Researchers read tea leaves to study precipitation across millennia

The 12-year “Millennium Drought” that parched parts of Australia beginning in the late 1990s often is considered the most severe drought ever experienced by the island nation. But according to results from a first-of-its-kind survey by University of Adelaide (Australia) researchers, the Millennium Drought was far from unique.

New evidence, obtained by studying preserved tea tree leaves that span more than 7000 years, suggests that many droughts of at least similar intensity took place in Australia thousands of years before the continent was settled by Europeans in the 19th century. The results could prompt Australian environmental authorities to re-examine their predictions for the likelihood of extreme drought events.

“From what we can ascertain, the probability of a drought worse than the Millennium Drought is much higher than the current prediction of one in 10,000 years,” said study co-author John Tibby, in a Feb. 15 release. Tibby is a professor of geography at the University of Adelaide. “Our rainfall reconstruction suggests that it may be as much as 10 times more likely.”

 

Digging up the past

A species of the paper-bark tea tree, Melaleuca quinquenervia, has grown near Swallow Lagoon on eastern Australia’s North Stradbroke Island for thousands of years. After digging preserved leaves out of the sediment at the bottom of the lagoon, researchers with the University of Adelaide were able to perform carbon dating and chemical analyses to get an idea of how rainfall patterns in the region have changed over the last 7700 years. Geoff Derrin/Creative Commons.

On North Stradbroke Island, which is located about 30 km (19 mi) southeast of Brisbane, paper-bark tea trees have grown near Swallow Lagoon for generations. Because North Stradbroke is the second-largest sand island in the world, paper-bark tea tree leaves preserved in sediment well beneath the bed of Swallow Lagoon offer researchers a unique record of environmental conditions dating back thousands of years.

Since the lagoon contains samples of a single leaf species in a continuous sequence, scientists were able to use differences in leaf chemistry to derive information about what precipitation in the region looked like when each leaf was fresh.

“For instance, the carbon isotope composition – or chemistry – of the leaves can tell us about the degree of moisture stress experienced by the plants when the leaves were growing,” explained Cameron Barr, a University of Adelaide research fellow and study co-author. “So, in effect, we can use leaf carbon isotope composition to infer rainfall through time.”

The research team first withdrew core samples from as deep as 370 cm (145 in.) below the bottom of Swallow Lagoon. They then searched the cores for paper-bark tea tree leaves representing several different time periods before freeze-drying them for 24 hours and grinding them into a fine powder. After performing radiocarbon dating on each set of leaf powders, the researchers pieced together a precipitation timeline that shows varying climatic conditions from the mid-Holocene age through the present.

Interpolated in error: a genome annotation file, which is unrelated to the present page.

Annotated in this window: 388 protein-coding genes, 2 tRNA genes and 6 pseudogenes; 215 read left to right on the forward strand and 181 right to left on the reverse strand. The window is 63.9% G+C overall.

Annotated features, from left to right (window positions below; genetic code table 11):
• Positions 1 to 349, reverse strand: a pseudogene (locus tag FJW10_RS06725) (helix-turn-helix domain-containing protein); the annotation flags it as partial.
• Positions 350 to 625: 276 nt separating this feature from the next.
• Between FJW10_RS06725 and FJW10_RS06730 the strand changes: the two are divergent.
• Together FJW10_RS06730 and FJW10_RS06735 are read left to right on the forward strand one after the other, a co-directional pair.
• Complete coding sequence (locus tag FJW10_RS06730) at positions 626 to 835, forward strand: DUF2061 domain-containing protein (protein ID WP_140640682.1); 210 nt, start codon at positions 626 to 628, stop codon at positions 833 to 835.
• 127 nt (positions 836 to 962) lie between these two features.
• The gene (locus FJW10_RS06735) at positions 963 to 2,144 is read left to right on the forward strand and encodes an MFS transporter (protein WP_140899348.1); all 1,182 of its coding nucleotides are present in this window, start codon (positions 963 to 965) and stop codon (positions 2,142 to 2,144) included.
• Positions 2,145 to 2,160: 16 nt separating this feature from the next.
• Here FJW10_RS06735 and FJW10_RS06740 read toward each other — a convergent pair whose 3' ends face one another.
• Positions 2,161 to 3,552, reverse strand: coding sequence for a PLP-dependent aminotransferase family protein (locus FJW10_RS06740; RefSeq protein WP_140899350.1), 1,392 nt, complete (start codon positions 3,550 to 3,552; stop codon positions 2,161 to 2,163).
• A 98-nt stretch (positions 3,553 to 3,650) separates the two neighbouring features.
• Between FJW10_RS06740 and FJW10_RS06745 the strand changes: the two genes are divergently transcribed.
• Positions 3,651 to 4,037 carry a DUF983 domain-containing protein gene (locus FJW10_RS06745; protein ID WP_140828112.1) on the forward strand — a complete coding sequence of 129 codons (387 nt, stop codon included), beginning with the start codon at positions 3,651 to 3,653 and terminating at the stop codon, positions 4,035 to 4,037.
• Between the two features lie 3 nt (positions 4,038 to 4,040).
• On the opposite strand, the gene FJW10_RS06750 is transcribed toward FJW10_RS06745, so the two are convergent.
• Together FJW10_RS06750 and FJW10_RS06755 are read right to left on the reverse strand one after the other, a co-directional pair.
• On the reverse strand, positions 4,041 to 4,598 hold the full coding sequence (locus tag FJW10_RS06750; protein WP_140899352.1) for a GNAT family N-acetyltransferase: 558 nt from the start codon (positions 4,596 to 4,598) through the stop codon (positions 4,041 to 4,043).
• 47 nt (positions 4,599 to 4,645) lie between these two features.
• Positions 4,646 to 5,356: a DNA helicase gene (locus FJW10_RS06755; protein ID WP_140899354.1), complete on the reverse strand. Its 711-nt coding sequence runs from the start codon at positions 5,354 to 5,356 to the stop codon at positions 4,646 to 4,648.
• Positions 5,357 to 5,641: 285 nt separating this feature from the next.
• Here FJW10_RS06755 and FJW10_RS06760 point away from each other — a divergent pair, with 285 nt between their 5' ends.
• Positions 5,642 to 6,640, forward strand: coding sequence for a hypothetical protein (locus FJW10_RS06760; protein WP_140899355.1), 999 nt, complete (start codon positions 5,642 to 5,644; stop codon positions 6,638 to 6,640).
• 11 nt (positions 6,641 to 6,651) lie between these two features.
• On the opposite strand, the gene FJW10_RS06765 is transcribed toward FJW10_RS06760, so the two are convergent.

It is the first documented effort to examine rainfall patterns in Australia over a period of millennia, according to the study.

 

Major climate shift 3200 years ago

The team’s findings reveal that eastern Australia experienced far wetter conditions about 5000 to 6000 years ago during the mid-Holocene age. The area became markedly drier about 3200 years ago.

Researchers withdrew sediment cores from as deep as 370 cm (145 in) beneath the bed of Swallow Lagoon, unearthing preserved leaves up to 7700 years old. They then freeze-dried the leaves and ground them into a powder before analyzing trace chemicals to determine environmental conditions at the lagoon while each leaf was growing. The study produced a local precipitation timeline spanning millennia. U.S. Department of Agriculture Forest Service.

The researchers write that the shift is most likely connected to El Niño and La Niña, phases of a recurring climate pattern called the El Niño-Southern Oscillation (ENSO) that periodically bring either warmer or cooler conditions to areas surrounding the Pacific Ocean.

“Since North Stradbroke Island is in a part of Australia that is very sensitive to ENSO, our study is able to document ENSO history,” Barr said.

In mid-Holocene Australia, the researchers surmise that the La Niña phase was much more powerful and occurred more frequently than in the present.

“This changed to a more variable and increasingly drier climate about 3000 years ago – highlighting a strengthened El Niño phase,” Tibby said.

As a result of higher temperatures, less precipitation, and fewer winds, El Niño phases can bring droughts, desertification, and wildfires. The effects of that shift are still apparent in the region today.

Tags: , , , ,

No comments yet.

Leave a Reply